You were stopped by an officer for a taillight that had gone out. You didn’t think much of the stop, and you appreciated him telling you that your light wasn’t working. Just as you thought you’d be able to continue on your way, the officer asked you if you’d been drinking. He believes you smell of alcohol.
The truth is that you had a single drink, but nothing more. You know you should pass the breath test easily. Despite that, the results are clear: Twice you failed. The first time, you had a blood alcohol concentration of .08 percent. The second, it was .12. The officer is convinced, but you’re not. How could the numbers be so high and so far apart with just seconds between tests?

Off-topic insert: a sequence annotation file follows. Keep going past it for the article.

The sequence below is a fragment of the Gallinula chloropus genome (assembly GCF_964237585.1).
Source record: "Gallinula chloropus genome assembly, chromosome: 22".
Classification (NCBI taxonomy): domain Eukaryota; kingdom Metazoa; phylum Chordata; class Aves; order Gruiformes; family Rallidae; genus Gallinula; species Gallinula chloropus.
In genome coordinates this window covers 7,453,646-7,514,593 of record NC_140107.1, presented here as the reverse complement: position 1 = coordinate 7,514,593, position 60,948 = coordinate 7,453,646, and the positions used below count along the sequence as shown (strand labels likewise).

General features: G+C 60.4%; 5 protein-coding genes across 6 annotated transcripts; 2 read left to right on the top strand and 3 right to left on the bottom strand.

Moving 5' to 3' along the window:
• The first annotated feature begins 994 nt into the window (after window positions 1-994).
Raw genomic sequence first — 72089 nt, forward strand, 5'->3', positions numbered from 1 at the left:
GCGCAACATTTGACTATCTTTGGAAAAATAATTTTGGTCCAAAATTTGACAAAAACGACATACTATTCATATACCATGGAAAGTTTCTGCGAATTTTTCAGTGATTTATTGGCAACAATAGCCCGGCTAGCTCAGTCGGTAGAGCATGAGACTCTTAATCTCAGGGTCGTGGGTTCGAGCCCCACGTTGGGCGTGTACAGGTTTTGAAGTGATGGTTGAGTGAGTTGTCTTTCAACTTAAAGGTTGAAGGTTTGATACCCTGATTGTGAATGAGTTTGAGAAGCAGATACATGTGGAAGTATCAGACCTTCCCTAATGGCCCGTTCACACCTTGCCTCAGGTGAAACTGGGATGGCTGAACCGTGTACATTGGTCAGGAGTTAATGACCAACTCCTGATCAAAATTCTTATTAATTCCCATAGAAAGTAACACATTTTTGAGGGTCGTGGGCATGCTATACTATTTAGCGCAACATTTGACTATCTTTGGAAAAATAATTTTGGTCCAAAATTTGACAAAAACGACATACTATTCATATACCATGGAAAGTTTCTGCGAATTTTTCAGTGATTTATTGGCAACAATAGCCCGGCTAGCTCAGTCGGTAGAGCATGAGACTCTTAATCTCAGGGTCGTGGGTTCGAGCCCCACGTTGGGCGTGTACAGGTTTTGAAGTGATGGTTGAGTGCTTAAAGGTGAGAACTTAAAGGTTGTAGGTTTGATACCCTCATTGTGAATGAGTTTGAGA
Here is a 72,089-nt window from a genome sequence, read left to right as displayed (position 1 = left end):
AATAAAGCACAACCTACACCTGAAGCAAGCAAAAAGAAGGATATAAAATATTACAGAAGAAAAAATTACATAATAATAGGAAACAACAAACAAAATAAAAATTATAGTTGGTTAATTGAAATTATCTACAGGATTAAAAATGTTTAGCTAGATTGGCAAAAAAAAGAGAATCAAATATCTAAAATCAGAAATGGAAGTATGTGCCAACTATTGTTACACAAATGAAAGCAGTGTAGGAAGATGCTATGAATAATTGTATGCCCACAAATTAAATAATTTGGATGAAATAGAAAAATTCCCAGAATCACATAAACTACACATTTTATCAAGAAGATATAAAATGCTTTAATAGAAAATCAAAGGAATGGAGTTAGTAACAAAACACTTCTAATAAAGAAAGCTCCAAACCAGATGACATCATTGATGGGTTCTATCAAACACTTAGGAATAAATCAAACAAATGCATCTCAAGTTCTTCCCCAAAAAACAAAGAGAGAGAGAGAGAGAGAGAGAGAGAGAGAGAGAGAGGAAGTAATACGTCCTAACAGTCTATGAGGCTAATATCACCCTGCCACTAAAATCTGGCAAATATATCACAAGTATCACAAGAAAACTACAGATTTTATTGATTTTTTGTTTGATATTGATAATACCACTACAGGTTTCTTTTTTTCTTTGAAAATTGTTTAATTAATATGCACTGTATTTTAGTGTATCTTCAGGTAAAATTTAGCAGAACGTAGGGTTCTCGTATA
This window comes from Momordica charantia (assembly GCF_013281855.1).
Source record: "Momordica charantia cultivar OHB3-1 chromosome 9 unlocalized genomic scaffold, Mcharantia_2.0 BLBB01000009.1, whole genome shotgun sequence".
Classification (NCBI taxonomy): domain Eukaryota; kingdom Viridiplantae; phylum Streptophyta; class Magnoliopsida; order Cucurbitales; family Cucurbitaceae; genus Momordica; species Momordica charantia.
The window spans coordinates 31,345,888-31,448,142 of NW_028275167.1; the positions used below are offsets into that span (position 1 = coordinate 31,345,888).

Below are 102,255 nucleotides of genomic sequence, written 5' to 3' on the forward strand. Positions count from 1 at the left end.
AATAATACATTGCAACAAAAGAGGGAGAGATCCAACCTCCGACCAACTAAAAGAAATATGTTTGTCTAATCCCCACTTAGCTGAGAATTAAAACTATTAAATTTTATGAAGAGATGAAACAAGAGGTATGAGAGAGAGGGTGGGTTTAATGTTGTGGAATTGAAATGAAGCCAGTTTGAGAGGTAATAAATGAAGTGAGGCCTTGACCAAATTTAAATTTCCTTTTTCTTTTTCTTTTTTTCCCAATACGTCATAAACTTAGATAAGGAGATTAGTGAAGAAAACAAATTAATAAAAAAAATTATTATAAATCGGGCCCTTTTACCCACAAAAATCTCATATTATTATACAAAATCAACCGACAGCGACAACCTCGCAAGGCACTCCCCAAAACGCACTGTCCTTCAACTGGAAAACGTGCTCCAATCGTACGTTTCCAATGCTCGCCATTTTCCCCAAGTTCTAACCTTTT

The truth of the matter is that the Breathalyzer may not have been calibrated correctly, or the officer may have given you the test incorrectly. Breathalyzers, like other professional equipment, must be calibrated. If there’s more than a .02 difference between readings so close together, there’s a high likelihood that the Breathalyzer was not working correctly.
To be admissible in court, the readings have to be within .02 percent of each other. If not, you can ask to have the case dismissed, which is potentially what you’ll want to do in your case. Your attorney can help you prepare the evidence, so you can fight against the allegations and work toward having the case against you dropped. Technical errors should not result in fines or penalties for people who are otherwise innocent of their alleged crimes.
Source: FindLaw, “Breathalyzer Calibration,” accessed Feb. 16, 2018